During the July 25 stadium announcement, Mayor Vincent C. Gray is flanked by Jason Levien, left, D.C. United managing partner, and Allen Y. Lew, right, city administrator for the District. (Nikki Kahn/The Washington Post)

In a city where too many issues reveal stark divisions along racial, geographic and socioeconomic lines, there is at least one issue where most residents appear to broadly agree: Using public resources to finance a stadium for the D.C. United pro soccer team is a bad idea. New Washington Post polling shows roughly six in ten city residents oppose the idea, as Mayor Vincent C. Gray (D) prepares to push legislators to approve a plan that would spend $150 million to purchase and assemble land for the stadium. The irony is that most city residents now strongly believe it was a good idea to finance the construction of Nationals Park, which costs more than four times as much. Among those most approving of the ballpark are African Americans (77 percent) and residents living east of the Anacostia River (76 percent).

In other news:

Part 1 of 5: How crack conquered the capital (WAMU-FM)

In latest interview, a “graphic representation of Mr. Gray’s notions of cooperation and openness” (Post editorial)

Cathy Lanier, at hearing on police misconduct, asks council committee to make it easier to fire cops (PostWAMU-FMWTTG-TVWRC-TVAfro)

Cops could start wearing on-body cameras to “establish a record of police conduct,” Lanier says (AP)

Colby King and the McDonnells remind us: “Moral stumbling, shame and disgrace are not unique to officials in the District” (Post column)

Arne Duncan: D.C. is doing education reform the right way (Post op-ed)

DCPS will add two days in June to make up for snow days (Post)

Don Graham is moving his company to Rosslyn (Capital Business)

D.C. health exchange is doing a relatively good job signing up young enrollees (WaTimes)

How to avoid “Big Flips” in gentrifying neighborhoods’ elementary schools (Post op-ed)

DCPS pilot program aims to improve parent engagement through teacher visits (Post)

Bellevue charter school says it’s finding success with “blended learning” (GGW)

New $26 million Community of Hope clinic aims to water “medical desert” in Ward 8 (Post column)

Thanks to Ward 8 win, Muriel Bowser tops the new LL mayoral power rankings (Loose Lips)

In Politics Hour appearance, Jack Evans compares Vincent Gray to Richard Nixon (Loose Lips)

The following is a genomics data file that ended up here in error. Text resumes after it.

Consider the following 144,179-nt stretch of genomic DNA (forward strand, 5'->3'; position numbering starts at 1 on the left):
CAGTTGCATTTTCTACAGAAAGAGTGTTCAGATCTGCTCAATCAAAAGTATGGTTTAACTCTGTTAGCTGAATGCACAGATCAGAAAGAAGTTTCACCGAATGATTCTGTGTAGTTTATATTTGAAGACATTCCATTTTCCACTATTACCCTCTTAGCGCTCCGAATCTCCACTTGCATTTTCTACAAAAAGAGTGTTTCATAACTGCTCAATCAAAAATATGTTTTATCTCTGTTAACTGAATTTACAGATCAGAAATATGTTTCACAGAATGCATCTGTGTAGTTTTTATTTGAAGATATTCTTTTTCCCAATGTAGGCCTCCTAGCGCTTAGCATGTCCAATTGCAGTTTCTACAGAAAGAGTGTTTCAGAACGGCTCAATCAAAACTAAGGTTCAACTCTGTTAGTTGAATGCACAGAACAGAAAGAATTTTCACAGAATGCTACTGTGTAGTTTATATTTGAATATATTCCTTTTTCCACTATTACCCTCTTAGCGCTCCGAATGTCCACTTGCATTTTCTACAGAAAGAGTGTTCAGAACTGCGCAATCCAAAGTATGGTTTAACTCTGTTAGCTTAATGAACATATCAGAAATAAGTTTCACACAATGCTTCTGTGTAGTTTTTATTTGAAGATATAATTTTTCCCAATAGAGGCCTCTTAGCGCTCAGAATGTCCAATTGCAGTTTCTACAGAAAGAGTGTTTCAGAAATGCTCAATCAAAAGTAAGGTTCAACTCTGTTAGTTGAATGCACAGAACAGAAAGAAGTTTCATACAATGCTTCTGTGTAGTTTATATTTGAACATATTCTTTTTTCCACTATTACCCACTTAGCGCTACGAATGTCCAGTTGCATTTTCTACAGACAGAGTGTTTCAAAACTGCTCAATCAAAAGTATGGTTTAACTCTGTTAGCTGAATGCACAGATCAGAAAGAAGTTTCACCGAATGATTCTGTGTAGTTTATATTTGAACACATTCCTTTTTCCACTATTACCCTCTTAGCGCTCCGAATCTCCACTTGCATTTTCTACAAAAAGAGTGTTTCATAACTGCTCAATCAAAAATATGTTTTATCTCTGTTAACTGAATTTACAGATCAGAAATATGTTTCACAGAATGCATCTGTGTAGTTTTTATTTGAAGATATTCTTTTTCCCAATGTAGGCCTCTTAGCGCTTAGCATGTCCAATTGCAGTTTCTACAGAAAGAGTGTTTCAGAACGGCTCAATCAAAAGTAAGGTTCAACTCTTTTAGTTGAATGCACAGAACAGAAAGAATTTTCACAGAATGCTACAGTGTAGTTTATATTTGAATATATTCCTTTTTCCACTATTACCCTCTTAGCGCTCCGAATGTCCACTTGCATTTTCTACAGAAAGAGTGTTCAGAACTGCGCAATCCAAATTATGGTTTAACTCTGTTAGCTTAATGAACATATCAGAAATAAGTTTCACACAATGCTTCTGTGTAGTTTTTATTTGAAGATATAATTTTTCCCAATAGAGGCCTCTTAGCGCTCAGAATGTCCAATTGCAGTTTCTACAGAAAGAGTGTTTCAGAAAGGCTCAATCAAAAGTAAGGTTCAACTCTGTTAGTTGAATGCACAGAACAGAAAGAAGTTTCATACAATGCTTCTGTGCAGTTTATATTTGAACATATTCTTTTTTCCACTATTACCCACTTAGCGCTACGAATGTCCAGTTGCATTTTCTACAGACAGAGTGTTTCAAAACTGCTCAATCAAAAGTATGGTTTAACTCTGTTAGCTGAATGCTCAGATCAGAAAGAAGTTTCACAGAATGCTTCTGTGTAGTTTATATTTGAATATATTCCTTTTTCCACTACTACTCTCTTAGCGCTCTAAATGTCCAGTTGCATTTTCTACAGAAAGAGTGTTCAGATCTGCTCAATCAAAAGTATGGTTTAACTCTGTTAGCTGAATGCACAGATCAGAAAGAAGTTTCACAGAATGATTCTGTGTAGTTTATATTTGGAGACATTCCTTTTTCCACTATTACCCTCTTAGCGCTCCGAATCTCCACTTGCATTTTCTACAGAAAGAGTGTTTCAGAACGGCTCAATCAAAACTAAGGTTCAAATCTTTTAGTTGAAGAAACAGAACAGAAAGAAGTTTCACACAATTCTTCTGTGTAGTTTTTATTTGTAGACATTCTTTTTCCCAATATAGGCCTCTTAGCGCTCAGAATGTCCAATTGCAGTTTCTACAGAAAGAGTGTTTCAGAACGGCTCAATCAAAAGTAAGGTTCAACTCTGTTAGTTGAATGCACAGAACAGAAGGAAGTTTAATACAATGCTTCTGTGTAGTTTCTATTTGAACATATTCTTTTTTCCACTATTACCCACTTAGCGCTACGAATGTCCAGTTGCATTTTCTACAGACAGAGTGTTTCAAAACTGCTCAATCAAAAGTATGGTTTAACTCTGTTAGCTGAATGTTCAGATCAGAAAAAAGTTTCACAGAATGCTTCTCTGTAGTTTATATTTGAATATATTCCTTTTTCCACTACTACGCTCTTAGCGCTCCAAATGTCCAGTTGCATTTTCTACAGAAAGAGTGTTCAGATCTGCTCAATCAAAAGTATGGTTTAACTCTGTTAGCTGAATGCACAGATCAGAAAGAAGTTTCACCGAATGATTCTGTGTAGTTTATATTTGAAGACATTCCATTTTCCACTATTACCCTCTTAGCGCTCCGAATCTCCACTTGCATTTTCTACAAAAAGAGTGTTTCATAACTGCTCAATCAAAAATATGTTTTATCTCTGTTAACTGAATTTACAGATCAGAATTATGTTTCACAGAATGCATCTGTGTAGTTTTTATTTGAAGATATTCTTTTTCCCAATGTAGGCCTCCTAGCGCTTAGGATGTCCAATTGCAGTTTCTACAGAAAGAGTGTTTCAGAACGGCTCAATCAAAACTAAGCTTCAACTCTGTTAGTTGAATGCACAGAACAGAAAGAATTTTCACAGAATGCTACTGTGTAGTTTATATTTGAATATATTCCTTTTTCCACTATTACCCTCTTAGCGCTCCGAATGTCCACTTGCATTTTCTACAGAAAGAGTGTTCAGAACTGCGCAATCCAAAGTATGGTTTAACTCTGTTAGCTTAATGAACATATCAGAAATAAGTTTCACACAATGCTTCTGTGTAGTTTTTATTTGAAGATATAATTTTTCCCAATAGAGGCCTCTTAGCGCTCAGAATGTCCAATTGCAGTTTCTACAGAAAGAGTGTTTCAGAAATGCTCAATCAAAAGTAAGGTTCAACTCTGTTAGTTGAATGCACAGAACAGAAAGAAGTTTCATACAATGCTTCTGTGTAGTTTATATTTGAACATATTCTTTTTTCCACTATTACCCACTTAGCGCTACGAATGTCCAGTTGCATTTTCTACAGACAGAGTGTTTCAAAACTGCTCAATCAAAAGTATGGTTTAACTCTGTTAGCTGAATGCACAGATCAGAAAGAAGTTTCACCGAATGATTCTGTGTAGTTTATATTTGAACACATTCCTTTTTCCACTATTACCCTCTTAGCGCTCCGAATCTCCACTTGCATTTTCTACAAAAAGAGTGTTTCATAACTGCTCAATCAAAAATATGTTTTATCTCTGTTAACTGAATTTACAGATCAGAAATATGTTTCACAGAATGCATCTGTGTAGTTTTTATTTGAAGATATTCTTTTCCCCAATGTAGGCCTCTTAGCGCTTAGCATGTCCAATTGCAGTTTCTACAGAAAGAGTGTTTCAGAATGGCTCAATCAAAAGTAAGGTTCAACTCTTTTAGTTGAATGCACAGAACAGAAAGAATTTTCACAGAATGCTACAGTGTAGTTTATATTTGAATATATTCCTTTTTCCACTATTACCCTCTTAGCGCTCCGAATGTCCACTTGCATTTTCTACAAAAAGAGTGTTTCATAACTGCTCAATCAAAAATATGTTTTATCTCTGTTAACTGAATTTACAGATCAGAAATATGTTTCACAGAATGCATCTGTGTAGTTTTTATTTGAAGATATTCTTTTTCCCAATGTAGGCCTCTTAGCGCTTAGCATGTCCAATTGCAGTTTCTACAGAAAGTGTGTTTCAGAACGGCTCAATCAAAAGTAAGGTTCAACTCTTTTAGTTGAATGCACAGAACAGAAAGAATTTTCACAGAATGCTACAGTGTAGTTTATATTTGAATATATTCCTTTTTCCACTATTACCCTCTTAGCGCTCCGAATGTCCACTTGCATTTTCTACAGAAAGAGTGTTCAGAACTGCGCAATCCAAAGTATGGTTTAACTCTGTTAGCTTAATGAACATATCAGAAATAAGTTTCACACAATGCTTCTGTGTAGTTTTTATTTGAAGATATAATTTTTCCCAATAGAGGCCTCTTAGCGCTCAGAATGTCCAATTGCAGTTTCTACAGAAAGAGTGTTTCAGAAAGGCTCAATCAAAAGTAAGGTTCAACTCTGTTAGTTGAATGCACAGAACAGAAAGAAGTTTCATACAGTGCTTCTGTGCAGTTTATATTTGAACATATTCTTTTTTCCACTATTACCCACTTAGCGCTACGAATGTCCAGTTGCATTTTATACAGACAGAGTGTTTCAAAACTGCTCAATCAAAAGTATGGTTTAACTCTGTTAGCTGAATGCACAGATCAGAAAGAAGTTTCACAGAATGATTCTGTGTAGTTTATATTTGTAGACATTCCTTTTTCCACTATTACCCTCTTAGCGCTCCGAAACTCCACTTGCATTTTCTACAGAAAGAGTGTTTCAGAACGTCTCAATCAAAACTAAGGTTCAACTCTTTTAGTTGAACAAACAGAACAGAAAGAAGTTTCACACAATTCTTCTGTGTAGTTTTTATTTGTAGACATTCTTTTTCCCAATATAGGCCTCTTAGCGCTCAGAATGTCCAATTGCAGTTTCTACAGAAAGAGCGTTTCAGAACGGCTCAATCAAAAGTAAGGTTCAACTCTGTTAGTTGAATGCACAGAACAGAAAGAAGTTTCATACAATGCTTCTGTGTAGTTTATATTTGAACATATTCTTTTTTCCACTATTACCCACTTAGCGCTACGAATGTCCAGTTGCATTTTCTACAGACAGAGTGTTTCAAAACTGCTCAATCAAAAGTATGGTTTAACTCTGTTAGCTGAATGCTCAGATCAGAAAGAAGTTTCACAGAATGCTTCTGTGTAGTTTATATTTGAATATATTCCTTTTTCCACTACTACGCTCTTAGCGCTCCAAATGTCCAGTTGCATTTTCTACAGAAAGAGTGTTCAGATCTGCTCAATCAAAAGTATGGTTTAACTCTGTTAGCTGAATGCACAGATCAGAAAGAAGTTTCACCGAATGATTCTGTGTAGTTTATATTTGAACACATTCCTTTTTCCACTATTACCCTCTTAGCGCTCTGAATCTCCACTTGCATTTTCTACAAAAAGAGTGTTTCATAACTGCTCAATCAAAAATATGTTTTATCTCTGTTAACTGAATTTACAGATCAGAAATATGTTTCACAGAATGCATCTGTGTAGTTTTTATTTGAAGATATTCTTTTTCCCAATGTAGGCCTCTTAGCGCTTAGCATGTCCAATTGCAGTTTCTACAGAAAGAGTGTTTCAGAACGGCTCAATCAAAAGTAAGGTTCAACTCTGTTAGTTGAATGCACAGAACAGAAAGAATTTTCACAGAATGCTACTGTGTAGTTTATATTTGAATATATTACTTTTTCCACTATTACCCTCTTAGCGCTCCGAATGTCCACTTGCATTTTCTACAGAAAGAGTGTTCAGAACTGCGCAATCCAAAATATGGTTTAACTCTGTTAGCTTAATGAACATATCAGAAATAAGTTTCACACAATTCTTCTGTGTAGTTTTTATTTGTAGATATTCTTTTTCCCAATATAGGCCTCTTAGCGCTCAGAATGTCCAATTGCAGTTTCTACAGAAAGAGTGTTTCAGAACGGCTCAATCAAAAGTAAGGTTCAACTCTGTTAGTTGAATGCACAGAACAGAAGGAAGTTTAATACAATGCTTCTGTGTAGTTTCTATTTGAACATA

Vincent Gray campaign aide ousted after straw-poll loss (@tomsherwoodLoose Lips)

Reta Jo Lewis hangs out with Sharon Pratt, then blasts competitors for being too old-school (@retajolewis@retajolewis)

Pot decriminalization would be “paradigm shift,” Tommy Wells says (Roll Call)

Mark Jones is the new president of the State Board of Education (Informer)

Mother, 21, is charged with killing and dismembering newborn child on Thanksgiving (PostWRC-TV)

Friday shootings — one in Kenilworth, another in Barry Farm — leave two dead (PostWRC-TV)

Gray administration finds a way to pay for new Supercans (DofDCity Desk)

EPA didn’t show at Saturday meeting on Virginia Avenue Tunnel (McClatchy)

Howard University maintenance workers push back on outsourcing plan (WAMU-FM)

Simon Elementary teacher will be presidential guest at tomorrow’s State of the Union (AP)

New push to end chronic homelessness kicks off Wednesday (Poverty & Policy)

Gay rec leagues — flip cup, karaoke, darts — proliferate (Post)

D.C.’s high-priced Internet service is mainly due to a lack of competition (DCist)

Fun fact: Bus service on 16th Street NW at 11 p.m. is more frequent than on any Virginia line at rush hour (WNEW-FM)

Your chance to weigh in on possible Metro fare hikes (Dr. Gridlock)

Construction will soon begin on ballpark-adjacent plot (JDLand)

Purloined pooch is returned to Capitol Hill home (PostWTOP)

Yet another “co-working” space coming soon (WBJ)

The magic that is the double-barreled T-shirt Gatling gun (Sports Bog)

There might not be any bike lanes in Ward 8, but there is plenty of biking (CHotR)

Owl! (CWG)